let's check in on the markets with julie hyman. rally, although no longer tech in the driver seat, financials leaving the game in today's session and that means relative underperformance for the nasdaq but it is still up and out performance for the s&p and especially the dow. highlighting individual movers, -- there ceo, day and cofounder jonathan bush is stepping down after misconduct allegations involving women. he has been under pressure from elliott management, which early last month proposed buying the company for $160 per share and his departure could open the door to a potential takeover. cigna jewelers rallying, they showing sounds -- signet inelers rallying, flat sale the first quarter, a 12% drop one year earlier. 19% withs are surging
substantial short interest in the stock. rising as oil falling after they announced a sale which will fund $3 billion in additional share buybacks. 1.25%, after an unexpected built in the weekly oil inventories report, the dollar is under pressure today as the trade deficit narrowed to the lowest in a while. oecd positive in the short-term but have risks over the longer term with copper at a three-month high. technicians are watching the chart and weak is rising. germany is heading for its worst rain harvest in years. currency trading, let's look at the bloomberg and the peso, as we talk about the prospects for nafta and whether it will be separate bilateral negotiations
instead of a new nafta agreement, we have the peso, the dollar-peso, the dollar trading near a one year high versus the peso for the peso with a one year low versus the dollar. on these nafta concerns. , time isming up running out for the gop house leadership to head off a immigration as moderates continued their push for a floor vote on daca. we will talk to leonard lance, one of the first republicans to sign the petition next. this is bloomberg. ♪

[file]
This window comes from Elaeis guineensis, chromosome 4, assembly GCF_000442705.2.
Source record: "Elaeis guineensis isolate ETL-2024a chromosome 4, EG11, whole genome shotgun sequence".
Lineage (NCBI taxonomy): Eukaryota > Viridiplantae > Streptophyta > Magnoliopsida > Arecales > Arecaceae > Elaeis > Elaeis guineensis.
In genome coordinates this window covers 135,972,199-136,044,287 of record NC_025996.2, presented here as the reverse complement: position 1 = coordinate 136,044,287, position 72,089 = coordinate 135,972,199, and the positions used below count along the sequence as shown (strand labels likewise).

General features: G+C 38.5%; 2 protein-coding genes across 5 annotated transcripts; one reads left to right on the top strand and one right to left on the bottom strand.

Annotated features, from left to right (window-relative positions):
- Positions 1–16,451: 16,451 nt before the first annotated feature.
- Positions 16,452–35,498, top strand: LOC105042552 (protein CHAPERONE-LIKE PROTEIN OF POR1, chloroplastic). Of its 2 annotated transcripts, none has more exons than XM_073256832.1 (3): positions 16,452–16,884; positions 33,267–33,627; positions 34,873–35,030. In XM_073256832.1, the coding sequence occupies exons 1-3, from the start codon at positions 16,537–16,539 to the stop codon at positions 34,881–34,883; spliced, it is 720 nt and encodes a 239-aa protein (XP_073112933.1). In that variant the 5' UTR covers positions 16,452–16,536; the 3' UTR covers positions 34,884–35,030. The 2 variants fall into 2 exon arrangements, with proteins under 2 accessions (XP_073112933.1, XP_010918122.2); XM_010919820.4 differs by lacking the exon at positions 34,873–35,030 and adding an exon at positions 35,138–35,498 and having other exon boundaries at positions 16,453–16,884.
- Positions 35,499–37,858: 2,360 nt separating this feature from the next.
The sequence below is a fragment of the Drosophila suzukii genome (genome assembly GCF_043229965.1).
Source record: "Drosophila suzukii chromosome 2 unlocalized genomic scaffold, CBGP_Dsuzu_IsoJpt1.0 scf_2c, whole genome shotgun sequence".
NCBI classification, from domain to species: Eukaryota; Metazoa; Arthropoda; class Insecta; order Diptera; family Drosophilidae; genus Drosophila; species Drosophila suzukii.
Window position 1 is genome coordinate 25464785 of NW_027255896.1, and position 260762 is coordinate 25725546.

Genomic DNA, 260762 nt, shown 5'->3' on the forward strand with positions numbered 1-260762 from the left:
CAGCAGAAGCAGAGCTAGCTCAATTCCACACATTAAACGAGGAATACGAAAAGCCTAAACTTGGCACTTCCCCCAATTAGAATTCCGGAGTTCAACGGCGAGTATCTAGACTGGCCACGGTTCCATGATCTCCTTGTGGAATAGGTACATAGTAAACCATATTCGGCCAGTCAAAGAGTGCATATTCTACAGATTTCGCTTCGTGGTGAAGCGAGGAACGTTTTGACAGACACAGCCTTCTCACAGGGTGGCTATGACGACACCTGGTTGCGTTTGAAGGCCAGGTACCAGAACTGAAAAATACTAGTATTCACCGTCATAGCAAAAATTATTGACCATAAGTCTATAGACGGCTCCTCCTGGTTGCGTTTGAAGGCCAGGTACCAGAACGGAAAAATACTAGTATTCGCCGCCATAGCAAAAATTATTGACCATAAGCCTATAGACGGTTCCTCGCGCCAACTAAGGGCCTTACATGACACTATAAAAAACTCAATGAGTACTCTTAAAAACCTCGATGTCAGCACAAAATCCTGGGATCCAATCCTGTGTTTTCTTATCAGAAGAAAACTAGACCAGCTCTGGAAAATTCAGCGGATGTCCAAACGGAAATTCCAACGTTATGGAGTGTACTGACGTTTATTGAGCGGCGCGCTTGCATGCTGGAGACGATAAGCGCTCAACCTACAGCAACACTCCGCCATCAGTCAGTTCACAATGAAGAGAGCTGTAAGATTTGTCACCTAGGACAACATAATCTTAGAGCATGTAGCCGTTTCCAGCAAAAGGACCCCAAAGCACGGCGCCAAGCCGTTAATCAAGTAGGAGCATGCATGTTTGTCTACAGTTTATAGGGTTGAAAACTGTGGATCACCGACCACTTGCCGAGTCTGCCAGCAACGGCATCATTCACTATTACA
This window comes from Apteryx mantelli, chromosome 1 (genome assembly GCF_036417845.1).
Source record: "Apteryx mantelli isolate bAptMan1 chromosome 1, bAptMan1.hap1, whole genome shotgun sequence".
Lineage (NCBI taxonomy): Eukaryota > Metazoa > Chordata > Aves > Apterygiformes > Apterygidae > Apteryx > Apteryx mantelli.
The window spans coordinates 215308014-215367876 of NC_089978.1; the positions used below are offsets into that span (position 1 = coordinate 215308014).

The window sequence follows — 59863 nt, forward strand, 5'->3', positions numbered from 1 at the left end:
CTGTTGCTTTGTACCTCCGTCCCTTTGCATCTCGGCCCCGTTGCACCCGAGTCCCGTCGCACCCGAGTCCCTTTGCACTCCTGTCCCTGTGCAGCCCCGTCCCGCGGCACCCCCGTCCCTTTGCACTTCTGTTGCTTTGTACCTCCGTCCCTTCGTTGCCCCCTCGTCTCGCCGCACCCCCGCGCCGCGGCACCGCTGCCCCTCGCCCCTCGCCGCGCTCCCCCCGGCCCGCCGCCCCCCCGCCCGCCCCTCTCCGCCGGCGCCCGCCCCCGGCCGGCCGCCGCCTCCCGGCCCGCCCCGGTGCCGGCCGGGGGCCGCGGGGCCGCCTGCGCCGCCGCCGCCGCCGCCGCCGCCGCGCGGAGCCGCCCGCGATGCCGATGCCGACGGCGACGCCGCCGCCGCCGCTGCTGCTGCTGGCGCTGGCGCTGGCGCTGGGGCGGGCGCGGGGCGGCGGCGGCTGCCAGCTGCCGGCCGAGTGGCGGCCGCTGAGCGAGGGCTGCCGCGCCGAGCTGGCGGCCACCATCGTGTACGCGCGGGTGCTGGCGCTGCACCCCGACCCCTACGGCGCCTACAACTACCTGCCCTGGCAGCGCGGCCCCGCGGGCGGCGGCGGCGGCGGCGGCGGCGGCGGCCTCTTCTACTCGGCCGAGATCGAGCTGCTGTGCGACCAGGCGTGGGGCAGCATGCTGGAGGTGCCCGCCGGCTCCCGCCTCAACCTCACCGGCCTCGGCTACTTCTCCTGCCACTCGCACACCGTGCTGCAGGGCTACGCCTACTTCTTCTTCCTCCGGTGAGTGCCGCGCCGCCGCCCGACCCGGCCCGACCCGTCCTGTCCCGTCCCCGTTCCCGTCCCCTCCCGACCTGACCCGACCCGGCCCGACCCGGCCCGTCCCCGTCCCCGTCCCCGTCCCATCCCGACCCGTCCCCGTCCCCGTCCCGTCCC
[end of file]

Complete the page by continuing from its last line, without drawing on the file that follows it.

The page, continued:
markets: balance of power." i am shery ahn. david: i am david westin. >> president trump has been advised not to offer north korea's kim jong-un any concessions in the next week's summit in singapore. the white house wants kim jong-un to commit to a timetable to get rid of his degree weapons and u.s. officials say president trump will walk out of the meeting it if it is not going well. if it does, he may invite kim jong-un to a meeting at his florida resort. angela merkel is warning she will not accept anything that waters down earlier agreements when world leaders meet at the g7 summit later this week. she says she is expecting tough discussions over issues including the u.s. withdrawal from the paris climate accord, the iran nuclear agreement, and steel and aluminum tariffs. she addressed the german parliament today, two days ahead of a québec summit. groups areights
suing the congress the -- commerce department to try to stop plans to add a citizenship question to the u.s. census for the first time since 1950. the american civil liberties union and others claim the question intentionally discriminates against immigrants to increase fear in the community's and will cause census participation to drop. the decision to sentence a former stanford university swimmer convicted of sexual assault to six months in jail instead of a long prison term has caused a california judge his job. he defended his sentence of rock turner, citing -- brock turner, citing age, a clean criminal record, and he and the victim were in talks to get it. he is the first california judge to be recalled since 1932. global news 24 hours a day, on air and at tic toc on twitter, powered by more than 2700 journalists and analysts in over 120 countries. i am mark crumpton. this is bloomberg. david: thank you.
democrats appear to have dos a bullet in the california primaries despite concerns that the sheer number of candidates would cancel one another out. long way until november and the path for democrats to take back the house goes through suburban republican held district in california and new jersey with hillary clinton carrying in 2016. 7th in new jersey, our next guest represents, leonard lance, a member of the house energy and commerce committee and joins us from capitol hill. thank you for being back with us on bloomberg. you got nominated last night and will run on the republican side. you have an opponent. as you look to november, for your district, how do you see it? >> i believe the people in the district i surf want bipartisan cooperation to move the nation forward. why i am a i have -- member of the problem solvers caucus who worked in a bipartisan fashion to try to